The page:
Summary: in this tutorial, you will learn about PL/SQL cursor variables and how to manage cursors variables using
Introduction to PL/SQL cursor variables
A cursor variable is a variable that references to a cursor. Different from implicit and explicit cursors, a cursor variable is not tied to any specific query. Meaning that a cursor variable can be opened for any query.
The most important benefit of a cursor variable is that it enables passing the result of a query between PL/SQL programs. Without a cursor variable, you have to fetch all data from a cursor, store it in a variable e.g., a collection, and pass this variable as an argument. With a cursor variable, you simply pass the reference to that cursor.
To declare a cursor variable, you use the
REF CURSOR is the data type. PL/SQL has two forms of
REF CURSOR typeS: strong typed and weak typed
The following shows an example of a strong
DECLARE TYPE customer_t IS REF CURSOR RETURN customers%ROWTYPE; c_customer customer_t;
This form of cursor variable called strong typed
REF CURSOR because the cursor variable is always associated with a specific record structure, or type.
And here is an example of a weak typed
REF CURSOR declaration that is not associated with any specific structure:
DECLARE TYPE customer_t IS REF CURSOR; c_customer customer_t;
Starting from Oracle 9i, you can use
SYS_REFCURSOR, which is a predefined weak typed
REF CURSOR, to declare a weak
REF CURSOR as follows:
DECLARE c_customer SYS_REFCURSOR;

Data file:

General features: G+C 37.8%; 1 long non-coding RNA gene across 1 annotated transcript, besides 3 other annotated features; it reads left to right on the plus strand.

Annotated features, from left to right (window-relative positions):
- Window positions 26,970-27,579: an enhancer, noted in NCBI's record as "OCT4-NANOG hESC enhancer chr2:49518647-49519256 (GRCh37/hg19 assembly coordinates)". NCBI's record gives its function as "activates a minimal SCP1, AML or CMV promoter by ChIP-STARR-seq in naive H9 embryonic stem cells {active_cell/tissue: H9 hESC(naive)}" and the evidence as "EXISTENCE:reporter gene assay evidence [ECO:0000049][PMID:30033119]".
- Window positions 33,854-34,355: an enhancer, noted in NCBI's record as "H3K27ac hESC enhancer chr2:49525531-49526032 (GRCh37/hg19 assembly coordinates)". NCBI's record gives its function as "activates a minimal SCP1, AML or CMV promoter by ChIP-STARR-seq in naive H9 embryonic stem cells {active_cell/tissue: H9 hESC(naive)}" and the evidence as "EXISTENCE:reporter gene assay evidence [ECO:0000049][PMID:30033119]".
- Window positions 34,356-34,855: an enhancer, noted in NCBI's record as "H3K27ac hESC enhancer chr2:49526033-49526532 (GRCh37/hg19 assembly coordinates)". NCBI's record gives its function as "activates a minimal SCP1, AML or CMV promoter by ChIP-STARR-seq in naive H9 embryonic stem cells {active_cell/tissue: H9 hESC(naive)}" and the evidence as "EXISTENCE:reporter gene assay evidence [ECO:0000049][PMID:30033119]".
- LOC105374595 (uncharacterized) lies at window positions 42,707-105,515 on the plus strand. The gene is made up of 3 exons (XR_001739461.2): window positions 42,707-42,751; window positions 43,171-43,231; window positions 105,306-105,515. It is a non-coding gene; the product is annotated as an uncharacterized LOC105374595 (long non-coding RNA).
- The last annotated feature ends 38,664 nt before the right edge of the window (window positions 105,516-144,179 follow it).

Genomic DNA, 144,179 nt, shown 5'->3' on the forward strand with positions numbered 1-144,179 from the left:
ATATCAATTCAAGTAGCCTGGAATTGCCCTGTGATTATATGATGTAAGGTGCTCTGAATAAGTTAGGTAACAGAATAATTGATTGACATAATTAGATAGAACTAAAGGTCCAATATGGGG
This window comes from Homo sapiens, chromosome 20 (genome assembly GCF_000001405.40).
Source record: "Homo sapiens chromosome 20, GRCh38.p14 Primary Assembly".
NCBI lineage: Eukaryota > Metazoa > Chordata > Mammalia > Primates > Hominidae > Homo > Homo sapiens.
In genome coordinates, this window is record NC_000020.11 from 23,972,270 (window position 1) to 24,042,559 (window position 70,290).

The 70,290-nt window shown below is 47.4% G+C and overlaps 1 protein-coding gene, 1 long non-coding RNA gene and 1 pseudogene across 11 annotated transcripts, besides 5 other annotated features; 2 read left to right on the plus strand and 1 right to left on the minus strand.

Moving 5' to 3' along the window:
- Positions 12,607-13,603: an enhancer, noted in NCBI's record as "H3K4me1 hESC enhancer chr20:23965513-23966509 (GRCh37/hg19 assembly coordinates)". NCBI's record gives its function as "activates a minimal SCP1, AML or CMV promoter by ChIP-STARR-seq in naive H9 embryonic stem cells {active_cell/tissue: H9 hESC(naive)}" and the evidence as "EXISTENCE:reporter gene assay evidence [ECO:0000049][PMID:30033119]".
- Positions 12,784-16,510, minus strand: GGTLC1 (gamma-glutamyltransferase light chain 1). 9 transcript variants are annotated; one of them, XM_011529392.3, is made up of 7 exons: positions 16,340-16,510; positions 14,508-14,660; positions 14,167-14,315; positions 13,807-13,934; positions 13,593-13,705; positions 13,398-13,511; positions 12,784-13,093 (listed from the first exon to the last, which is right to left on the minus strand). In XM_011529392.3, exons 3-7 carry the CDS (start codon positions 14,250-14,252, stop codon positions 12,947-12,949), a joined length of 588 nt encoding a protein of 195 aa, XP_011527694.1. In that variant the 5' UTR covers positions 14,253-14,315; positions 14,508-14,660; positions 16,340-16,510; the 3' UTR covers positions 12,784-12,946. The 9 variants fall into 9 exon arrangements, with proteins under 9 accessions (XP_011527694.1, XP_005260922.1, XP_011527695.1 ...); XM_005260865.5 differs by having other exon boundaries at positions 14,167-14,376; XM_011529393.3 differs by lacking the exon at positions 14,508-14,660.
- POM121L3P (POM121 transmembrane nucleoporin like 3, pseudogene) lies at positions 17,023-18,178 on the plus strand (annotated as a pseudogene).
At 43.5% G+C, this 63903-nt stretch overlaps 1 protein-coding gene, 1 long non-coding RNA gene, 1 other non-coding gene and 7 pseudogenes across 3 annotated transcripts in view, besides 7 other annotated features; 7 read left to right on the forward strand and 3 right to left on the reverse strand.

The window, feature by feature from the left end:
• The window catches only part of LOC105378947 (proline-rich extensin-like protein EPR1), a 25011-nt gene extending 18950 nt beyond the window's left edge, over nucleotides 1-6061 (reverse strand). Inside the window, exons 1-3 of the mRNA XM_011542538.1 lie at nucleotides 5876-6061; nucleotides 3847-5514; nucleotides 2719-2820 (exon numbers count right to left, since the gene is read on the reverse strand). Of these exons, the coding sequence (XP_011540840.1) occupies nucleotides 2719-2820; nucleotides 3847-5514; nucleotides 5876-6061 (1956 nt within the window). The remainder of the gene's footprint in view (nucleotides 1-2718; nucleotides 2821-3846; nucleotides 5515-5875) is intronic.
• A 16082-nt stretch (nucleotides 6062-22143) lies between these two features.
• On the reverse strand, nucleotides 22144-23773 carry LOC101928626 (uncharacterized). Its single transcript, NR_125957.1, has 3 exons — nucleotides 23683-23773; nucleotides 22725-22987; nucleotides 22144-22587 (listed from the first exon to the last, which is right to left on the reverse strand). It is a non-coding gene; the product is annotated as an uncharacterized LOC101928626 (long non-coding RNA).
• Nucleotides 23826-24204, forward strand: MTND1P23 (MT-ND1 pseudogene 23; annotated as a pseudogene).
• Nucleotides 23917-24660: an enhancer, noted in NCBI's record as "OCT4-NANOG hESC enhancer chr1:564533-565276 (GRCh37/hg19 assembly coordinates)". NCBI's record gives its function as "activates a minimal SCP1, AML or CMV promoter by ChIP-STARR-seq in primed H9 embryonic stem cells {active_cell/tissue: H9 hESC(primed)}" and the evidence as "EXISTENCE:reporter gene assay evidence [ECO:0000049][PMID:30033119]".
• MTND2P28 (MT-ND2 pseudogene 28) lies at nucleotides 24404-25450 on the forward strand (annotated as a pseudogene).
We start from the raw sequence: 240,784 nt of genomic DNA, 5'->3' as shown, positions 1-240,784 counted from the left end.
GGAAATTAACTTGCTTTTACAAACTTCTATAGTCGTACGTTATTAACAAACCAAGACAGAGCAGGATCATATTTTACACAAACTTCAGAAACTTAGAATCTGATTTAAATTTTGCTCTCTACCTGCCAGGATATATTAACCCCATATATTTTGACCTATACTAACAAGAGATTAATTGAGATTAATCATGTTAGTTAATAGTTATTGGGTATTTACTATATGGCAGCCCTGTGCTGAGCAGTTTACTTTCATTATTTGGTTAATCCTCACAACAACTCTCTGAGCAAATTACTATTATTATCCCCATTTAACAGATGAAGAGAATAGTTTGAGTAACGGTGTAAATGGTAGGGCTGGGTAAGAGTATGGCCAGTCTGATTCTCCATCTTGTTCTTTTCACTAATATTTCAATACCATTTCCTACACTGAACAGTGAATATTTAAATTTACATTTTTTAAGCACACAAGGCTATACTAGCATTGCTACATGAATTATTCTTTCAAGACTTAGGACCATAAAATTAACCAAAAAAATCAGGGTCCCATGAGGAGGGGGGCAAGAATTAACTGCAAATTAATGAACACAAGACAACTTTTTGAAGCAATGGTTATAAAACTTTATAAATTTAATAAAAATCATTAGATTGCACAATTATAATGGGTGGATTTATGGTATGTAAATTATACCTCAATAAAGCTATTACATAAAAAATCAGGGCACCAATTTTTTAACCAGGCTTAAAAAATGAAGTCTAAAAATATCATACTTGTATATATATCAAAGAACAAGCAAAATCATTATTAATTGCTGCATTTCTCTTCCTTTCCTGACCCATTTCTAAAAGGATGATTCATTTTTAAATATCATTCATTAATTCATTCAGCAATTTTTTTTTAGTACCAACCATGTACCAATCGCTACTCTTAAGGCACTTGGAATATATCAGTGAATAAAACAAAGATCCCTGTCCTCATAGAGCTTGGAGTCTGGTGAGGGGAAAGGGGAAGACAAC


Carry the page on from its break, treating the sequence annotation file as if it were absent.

PL/SQL cursor variable examples
CREATE OR REPLACE FUNCTION get_direct_reports( in_manager_id IN employees.manager_id%TYPE) RETURN SYS_REFCURSOR AS c_direct_reports SYS_REFCURSOR; BEGIN OPEN c_direct_reports FOR SELECT employee_id, first_name, last_name, email FROM employees WHERE manager_id = in_manager_id ORDER BY first_name, last_name; RETURN c_direct_reports; END;
The following anonymous block calls the
get_direct_reports() function and processes the cursor variable to display the direct reports of the manager with id of 46.
DECLARE c_direct_reports SYS_REFCURSOR; l_employee_id employees.employee_id%TYPE; l_first_name employees.first_name%TYPE; l_last_name employees.last_name%TYPE; l_email employees.email%TYPE; BEGIN -- get the ref cursor from function c_direct_reports := get_direct_reports(46); -- process each employee LOOP FETCH c_direct_reports INTO l_employee_id, l_first_name, l_last_name, l_email; EXIT WHEN c_direct_reports%notfound; dbms_output.put_line(l_first_name || ' ' || l_last_name || ' - ' || l_email ); END LOOP; -- close the cursor CLOSE c_direct_reports; END; /
In this tutorial, you have learned how to use PL/SQL cursor variables with
REF CURSOR type.